Introducing BOSSES: An Interview with Dani Bradford
For our new Bosses series, we'll be interviewing business owners, freelancers, and anyone who's boss of their own life. Dani Bradford is a self-proclaimed 'dirtbag solo adventurer' and digital storyteller who has traveled extensively across the globe. Her website, Lone Rucksack documents her travels and adventures around the world — and the challenges that come with it. As a MICA graduate, she has worked with companies like Underarmour, USA Today, and National Geographic, arming her to take the next step and launch her graphic design studio. Dani is a Wilderness First Responder, fire-building expert, and sleeps outside more often than in. We got a chance to catch up with her while she's on the road...
Dani, where in the world are you right now?
I’m in Bali, Indonesia right now, and I’ll be spending the next 4 months traveling around Asia and Europe.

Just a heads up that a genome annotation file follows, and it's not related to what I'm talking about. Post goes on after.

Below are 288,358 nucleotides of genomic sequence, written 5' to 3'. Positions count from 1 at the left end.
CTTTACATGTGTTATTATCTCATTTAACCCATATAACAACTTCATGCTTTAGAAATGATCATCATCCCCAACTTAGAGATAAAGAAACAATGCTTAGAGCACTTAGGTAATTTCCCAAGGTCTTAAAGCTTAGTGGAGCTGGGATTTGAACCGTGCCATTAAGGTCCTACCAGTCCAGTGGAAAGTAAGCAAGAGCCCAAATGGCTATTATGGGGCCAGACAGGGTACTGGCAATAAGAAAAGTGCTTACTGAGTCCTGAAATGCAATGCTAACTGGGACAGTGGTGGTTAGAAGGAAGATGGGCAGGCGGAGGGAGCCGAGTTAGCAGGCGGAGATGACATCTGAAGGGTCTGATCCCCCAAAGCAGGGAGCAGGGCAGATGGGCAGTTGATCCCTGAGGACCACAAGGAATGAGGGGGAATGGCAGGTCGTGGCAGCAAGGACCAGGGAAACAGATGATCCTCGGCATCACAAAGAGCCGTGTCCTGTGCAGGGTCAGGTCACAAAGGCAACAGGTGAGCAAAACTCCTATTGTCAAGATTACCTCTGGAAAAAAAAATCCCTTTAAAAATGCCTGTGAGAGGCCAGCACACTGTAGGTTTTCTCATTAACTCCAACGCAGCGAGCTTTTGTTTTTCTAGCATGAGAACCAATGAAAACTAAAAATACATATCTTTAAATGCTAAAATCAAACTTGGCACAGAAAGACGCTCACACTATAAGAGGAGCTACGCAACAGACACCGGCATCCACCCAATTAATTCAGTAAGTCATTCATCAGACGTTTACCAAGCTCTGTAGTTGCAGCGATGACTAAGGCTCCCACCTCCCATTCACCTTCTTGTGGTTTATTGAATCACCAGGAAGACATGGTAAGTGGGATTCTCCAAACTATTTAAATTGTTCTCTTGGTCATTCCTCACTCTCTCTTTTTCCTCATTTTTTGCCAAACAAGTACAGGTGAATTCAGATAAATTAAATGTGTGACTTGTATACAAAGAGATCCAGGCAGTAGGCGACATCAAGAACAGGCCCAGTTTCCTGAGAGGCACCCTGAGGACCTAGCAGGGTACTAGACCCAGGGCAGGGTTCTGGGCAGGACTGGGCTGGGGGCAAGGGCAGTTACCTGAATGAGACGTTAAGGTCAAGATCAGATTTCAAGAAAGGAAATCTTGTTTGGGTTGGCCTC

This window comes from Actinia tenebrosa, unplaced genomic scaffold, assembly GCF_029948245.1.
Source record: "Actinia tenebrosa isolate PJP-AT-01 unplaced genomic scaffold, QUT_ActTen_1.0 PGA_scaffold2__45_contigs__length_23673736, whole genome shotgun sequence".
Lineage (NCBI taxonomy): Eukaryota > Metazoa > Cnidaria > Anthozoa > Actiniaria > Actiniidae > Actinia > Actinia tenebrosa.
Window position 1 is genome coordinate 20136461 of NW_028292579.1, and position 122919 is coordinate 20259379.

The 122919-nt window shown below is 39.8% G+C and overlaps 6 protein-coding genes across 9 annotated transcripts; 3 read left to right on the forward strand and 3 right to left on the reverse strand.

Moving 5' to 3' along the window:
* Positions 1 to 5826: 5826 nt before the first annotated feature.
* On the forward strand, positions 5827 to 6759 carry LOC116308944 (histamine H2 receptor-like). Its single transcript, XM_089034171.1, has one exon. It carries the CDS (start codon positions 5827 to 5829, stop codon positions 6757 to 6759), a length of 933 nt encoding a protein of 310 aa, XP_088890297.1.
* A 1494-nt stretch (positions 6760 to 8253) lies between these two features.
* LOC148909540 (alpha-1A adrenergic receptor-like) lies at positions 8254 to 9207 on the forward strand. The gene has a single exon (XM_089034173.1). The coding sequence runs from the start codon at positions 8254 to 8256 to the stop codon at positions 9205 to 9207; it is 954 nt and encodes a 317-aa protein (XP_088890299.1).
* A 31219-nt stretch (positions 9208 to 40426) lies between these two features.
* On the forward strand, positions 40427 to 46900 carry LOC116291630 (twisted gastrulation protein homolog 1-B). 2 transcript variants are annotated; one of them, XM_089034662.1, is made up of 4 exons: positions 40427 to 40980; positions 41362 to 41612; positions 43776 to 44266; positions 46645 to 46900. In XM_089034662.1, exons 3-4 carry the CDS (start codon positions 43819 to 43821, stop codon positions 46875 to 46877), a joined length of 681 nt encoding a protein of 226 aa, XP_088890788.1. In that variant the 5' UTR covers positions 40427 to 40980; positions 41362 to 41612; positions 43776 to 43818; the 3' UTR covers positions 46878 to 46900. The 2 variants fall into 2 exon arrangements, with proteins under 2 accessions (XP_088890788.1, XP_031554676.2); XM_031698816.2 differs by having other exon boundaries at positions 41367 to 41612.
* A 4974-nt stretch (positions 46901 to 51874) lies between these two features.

You’re coming back strong after an accident on your motorcycle. How did you balance work during your recovery?
There wasn’t a whole lot of balance— I couldn’t do a whole lot else save physical therapy and working, so I worked 12 hours a day. It gave me a space of time to work on my company, find new clients, and build my business in a very focused way I wouldn’t have been able to otherwise.
It looks like you started a full-time freelancing career last year, anything in particular lead you to take the leap?
I’ve actually been freelancing full time for almost 2 years now! It wasn’t until the end of last year I established an offshore corporation as a legal entity, so I could travel internationally full time while working on my 2 businesses— Lone Rucksack and my newly established digital design firm.
How do you structure your time between work and travel?